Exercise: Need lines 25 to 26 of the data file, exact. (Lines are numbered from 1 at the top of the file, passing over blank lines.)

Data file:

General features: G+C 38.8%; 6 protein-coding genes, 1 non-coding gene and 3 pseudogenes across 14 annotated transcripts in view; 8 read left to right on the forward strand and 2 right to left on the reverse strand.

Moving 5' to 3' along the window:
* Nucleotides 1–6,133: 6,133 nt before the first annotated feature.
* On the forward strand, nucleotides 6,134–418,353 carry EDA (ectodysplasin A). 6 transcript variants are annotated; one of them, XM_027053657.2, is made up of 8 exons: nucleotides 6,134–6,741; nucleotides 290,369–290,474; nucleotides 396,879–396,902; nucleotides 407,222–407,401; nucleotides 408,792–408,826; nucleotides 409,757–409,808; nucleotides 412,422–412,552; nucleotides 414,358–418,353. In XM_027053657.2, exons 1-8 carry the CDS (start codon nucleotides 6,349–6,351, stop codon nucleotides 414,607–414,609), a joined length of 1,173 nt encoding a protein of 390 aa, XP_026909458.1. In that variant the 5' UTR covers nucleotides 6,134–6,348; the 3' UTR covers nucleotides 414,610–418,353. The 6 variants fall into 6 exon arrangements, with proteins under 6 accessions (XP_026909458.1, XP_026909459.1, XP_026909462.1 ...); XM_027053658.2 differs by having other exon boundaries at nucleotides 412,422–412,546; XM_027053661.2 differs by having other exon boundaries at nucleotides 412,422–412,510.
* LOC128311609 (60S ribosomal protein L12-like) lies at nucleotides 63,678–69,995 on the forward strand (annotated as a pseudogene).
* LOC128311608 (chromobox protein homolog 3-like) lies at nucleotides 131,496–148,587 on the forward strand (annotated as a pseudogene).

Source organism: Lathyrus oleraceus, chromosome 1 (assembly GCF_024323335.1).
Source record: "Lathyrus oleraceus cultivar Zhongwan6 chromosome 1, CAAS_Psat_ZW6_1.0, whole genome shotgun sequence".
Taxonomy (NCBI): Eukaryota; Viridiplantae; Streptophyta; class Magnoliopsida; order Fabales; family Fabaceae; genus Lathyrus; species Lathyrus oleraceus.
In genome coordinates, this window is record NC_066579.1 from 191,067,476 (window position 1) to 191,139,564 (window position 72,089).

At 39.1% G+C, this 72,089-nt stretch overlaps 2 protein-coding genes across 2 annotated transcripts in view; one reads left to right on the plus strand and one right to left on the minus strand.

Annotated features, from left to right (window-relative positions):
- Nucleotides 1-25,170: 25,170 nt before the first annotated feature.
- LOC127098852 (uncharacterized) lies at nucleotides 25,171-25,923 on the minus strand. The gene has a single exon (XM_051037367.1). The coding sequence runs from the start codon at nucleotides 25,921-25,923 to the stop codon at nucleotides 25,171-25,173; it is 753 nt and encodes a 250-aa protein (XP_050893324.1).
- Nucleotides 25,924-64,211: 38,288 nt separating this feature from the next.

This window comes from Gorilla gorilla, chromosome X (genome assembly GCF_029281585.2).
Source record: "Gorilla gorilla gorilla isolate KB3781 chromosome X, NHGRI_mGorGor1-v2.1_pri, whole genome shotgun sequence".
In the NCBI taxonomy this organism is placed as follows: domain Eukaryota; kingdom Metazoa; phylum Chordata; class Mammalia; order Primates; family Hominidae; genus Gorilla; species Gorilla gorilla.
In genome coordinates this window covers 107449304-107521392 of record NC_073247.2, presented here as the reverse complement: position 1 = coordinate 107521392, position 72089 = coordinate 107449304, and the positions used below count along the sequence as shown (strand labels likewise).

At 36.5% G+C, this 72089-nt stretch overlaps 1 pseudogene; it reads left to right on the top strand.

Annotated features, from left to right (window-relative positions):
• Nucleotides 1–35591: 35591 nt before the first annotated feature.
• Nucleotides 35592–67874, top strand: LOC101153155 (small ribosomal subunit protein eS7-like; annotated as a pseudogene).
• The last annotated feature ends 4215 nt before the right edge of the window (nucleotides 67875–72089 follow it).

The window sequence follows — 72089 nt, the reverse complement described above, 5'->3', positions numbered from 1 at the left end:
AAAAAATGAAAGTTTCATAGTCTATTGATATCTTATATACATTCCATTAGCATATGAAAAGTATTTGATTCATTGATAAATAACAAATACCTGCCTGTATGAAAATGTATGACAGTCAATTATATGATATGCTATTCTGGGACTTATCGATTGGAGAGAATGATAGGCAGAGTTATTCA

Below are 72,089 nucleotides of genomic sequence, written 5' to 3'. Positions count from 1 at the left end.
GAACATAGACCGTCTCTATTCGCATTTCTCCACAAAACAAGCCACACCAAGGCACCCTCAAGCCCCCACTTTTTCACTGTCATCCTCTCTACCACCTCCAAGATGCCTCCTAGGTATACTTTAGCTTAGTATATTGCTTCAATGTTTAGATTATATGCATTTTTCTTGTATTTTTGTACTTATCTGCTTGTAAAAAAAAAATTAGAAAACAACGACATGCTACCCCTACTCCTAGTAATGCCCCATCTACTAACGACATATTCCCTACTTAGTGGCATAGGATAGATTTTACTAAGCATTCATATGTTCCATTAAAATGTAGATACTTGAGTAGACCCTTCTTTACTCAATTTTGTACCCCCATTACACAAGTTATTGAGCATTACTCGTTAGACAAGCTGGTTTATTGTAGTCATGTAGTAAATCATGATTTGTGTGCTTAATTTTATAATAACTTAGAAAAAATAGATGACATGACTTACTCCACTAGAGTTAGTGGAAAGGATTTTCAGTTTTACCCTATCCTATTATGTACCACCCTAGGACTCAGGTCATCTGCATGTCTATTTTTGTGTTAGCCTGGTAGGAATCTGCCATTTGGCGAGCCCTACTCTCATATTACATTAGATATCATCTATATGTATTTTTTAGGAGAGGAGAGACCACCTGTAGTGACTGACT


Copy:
The window sequence follows — 72089 nt, the reverse complement described above, 5'->3', positions numbered from 1 at the left end:
AAAAAATGAAAGTTTCATAGTCTATTGATATCTTATATACATTCCATTAGCATATGAAAAGTATTTGATTCATTGATAAATAACAAATACCTGCCTGTATGAAAATGTATGACAGTCAATTATATGATATGCTATTCTGGGACTTATCGATTGGAGAGAATGATAGGCAGAGTTATTCA